by Jason Suzuki
Movies should be more than just entertainment. They should be a way of life. Filmmakers bare their souls through a film and its narrative so why is it wrong to take away life lessons/mimic screen behaviour? Here is the next set of films in which you can derive life lessons be they positive or self-destructive. Life as a cinephile should be irresponsible in its connection and appropriation of the stories told by the medium.
Fish Story (Yoshihiro Nakamura, 2009)
Amount of Dying Required: 112min
The year is 2012 and an asteroid is heading straight for the Earth, ready to destroy all life on the planet. Everyone has accepted their doom until the asteroid is destroyed before impact. Fish Story is about how a punk rock song from a proto-punk band in the 1970s is behind the Earth's rescue. Nakamura's film, his first international success going off to direct other festival hits like A Boy and His Samurai, jumps around time focusing on disparate narratives. We go from a record shop in 2012, the last vestige of hope, to the band responsible for the song dealing with pressures of lack of commercial success and the give and take between commerce and art. A few stories in the decades between these bookends have us all wondering just how it all adds up. The final minutes of Fish Story, some of the most satisfying in any film, connect the dots and depict more concrete links between the stories but more importantly the idea of hope and effort without concern of success or failure. It's beautiful that the band's last hurrah before disbanding ended up saving the world, but it's even more beautiful because it never mattered. This is the attitude that will save the world the film posits.
What does it mean to "Fish Story" something: To look past criticisms and lack of success in the process of creation and to just go forth and create a work of heart without any care given to whether it will be liked or acknowledged at all.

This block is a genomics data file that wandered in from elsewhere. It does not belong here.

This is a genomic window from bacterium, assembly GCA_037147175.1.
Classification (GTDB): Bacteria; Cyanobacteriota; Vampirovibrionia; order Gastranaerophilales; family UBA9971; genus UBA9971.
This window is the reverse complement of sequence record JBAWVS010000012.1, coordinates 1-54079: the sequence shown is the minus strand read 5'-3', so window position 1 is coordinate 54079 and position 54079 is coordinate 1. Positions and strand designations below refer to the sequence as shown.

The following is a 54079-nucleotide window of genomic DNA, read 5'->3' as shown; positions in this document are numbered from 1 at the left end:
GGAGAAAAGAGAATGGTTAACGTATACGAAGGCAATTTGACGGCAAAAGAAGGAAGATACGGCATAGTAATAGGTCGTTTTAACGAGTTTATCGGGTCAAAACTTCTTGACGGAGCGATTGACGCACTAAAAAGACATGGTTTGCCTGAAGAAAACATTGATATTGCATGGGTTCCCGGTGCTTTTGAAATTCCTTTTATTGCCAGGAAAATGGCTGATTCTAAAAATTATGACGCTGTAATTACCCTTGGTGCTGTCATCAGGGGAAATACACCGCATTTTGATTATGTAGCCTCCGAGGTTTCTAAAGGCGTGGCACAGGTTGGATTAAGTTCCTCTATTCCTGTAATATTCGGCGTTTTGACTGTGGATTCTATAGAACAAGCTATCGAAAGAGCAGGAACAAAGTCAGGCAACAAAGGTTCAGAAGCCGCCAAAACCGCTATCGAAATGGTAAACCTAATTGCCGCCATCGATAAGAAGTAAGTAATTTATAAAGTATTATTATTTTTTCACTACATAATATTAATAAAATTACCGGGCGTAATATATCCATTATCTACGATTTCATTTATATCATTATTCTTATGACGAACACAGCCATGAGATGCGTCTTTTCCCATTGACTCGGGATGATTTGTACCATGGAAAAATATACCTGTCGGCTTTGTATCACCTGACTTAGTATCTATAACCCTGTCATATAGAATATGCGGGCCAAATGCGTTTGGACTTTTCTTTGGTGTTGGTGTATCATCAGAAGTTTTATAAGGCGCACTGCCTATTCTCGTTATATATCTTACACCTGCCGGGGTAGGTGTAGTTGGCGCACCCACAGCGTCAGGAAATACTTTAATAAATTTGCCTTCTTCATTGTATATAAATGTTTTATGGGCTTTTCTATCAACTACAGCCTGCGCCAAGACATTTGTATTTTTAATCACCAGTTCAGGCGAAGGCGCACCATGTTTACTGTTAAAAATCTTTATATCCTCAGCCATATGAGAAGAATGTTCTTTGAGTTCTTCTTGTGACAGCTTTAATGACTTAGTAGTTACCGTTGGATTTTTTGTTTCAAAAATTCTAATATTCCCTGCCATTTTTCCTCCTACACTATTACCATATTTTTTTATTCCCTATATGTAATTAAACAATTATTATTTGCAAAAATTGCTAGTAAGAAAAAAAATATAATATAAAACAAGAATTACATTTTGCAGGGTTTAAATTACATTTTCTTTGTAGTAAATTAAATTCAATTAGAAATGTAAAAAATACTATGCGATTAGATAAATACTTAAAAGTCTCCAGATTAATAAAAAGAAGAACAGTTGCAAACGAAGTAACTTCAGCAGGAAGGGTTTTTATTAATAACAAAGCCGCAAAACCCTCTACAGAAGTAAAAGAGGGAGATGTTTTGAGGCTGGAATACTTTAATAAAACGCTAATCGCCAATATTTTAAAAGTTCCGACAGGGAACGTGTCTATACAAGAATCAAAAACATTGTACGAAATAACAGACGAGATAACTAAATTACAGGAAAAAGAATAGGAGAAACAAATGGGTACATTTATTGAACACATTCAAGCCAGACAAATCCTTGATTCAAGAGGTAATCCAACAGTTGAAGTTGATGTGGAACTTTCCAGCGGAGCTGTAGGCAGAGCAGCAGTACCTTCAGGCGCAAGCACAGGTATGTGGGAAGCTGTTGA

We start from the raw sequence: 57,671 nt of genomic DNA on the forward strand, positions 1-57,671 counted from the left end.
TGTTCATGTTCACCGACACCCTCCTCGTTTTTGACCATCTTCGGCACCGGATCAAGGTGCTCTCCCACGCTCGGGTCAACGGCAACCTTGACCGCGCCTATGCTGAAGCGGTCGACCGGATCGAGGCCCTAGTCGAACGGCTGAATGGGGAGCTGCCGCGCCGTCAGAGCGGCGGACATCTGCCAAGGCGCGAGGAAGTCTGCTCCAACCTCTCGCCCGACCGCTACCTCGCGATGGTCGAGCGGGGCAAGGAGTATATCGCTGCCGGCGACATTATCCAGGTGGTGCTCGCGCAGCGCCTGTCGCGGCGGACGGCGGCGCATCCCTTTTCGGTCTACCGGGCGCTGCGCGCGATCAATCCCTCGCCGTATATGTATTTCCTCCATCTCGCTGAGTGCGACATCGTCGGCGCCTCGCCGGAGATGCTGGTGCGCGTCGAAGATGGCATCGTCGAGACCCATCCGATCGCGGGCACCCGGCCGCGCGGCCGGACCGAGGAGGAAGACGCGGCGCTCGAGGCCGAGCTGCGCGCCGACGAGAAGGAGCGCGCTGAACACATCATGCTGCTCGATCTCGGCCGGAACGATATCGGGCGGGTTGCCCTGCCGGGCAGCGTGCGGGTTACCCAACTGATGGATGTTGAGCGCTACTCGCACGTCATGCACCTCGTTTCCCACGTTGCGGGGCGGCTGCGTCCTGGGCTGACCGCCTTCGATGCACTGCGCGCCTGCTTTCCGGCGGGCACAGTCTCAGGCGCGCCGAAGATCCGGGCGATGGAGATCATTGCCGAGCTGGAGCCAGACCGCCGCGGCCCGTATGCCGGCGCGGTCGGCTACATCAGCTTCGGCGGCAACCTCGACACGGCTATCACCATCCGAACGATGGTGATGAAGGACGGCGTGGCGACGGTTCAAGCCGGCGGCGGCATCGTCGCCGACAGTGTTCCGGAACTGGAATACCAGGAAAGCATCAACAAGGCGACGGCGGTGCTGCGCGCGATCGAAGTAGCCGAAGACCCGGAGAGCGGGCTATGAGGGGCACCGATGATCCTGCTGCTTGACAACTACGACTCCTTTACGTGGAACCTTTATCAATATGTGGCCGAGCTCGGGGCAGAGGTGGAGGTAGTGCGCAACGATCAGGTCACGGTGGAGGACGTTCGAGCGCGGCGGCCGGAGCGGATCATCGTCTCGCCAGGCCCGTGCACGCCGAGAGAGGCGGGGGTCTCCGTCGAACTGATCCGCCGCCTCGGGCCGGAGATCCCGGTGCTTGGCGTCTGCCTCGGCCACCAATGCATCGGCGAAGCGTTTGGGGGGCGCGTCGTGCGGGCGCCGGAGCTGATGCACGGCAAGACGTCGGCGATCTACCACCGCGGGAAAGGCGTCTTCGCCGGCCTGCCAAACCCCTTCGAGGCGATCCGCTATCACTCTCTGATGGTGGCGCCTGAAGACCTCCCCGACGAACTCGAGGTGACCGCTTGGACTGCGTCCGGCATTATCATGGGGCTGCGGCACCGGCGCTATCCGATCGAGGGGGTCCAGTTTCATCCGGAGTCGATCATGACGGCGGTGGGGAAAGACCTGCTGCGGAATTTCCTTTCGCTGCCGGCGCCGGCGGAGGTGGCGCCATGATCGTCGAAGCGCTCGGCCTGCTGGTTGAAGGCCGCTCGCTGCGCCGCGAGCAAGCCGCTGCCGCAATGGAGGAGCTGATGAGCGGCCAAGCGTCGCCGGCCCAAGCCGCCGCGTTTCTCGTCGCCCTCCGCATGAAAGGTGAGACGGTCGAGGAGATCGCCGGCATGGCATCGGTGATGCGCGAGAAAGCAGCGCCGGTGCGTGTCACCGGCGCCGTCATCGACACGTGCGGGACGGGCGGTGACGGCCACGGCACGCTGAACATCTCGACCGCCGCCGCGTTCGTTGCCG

Demolition (Jean-Marc Vallée, 2016)
Amount of Dying Required: 101min
Ignoring the awards bait elements, which even the film seems to do once they are introduced, what Demolition depicts is one man's attempts to feel things through breaking shit and rocking out. In the wake of his wife's untimely death, Davis (Jake
Jake Gyllenhaal) goes inward and finds solace in taking apart stuff. Despite saying he wants to figure out how things work through the dismantling of said thing, Davis has no intention of putting anything destroyed back together. Demolition mode is more about stripping away at the things around you to start new rather than any sort of epistemology of the self through tangible objects you considered possessions or useful for day to day existence.
In his quest for emotion Davis comes across a few different music recommendations. His addition of these songs to his playlist is a way to establish connections but also to be in another's head space. This and all the demolition is how avoids being in his own yet the music and act of rocking out is the more positive between the two though emerging from the same urges.
What does it mean to "Demolition" something: Maximize self-destruction on a physical, material, and interpersonal level using such tools as hammers, screwdrivers, music recommendations, and uncouthly direct social interactions.
The Vengeance Trilogy (Park Chan-wook, 2002/2003/2005)
Amount of Dying Required: 364min
While always a stylist and a true visual storyteller, each film in Park Chan-wook's "Vengeance Trilogy" gets more and more stylized. Sympathy for Mr. Vengeance maintains its brutality from its largely simple and raw aesthetic. Oldboy upped the stylization with grandiose visuals: hypnotic wallpapers and playful touches like using a dotted line to suggest violence. Finally Lady Vengeance, where tattoos interact with real life, dreams and fantasies are visualised for the viewer, and in Park's preferred cut, the color of the film slowly desaturates over the course of the film until the finale is fully monochromatic. His playful visuals would reach its apex in his English language Stoker, a production where he could focus his energies on design due to his not being fluent in English. What remains consistent in the trilogy is theme said succinctly by Park himself:
Living without hate for people is almost impossible. There is nothing wrong with fantasizing about revenge, You can have that feeling. You just shouldn't act on it.
And once again in an interview with Martin Wong:
Revenge and violence brings about more revenge and violence.
While most likely overkill, the vengeance films continue to hammer in on the point by shedding moral ambiguity with each entry. While this makes each entry less and less interesting than the back and forth in Sympathy for Mr. Vengeance, it is Park saying no matter the situation and how in the right one side might be perceived, it is never correct to answer with more hurt.
What does it mean to "Vengeance Trilogy" something: To go forward with something whether aware or not of the destructful qualities of an eye-for-an-eye retaliation.
Aparajito (Satyajit Ray, 1956)
Amount of Dying Required: 110min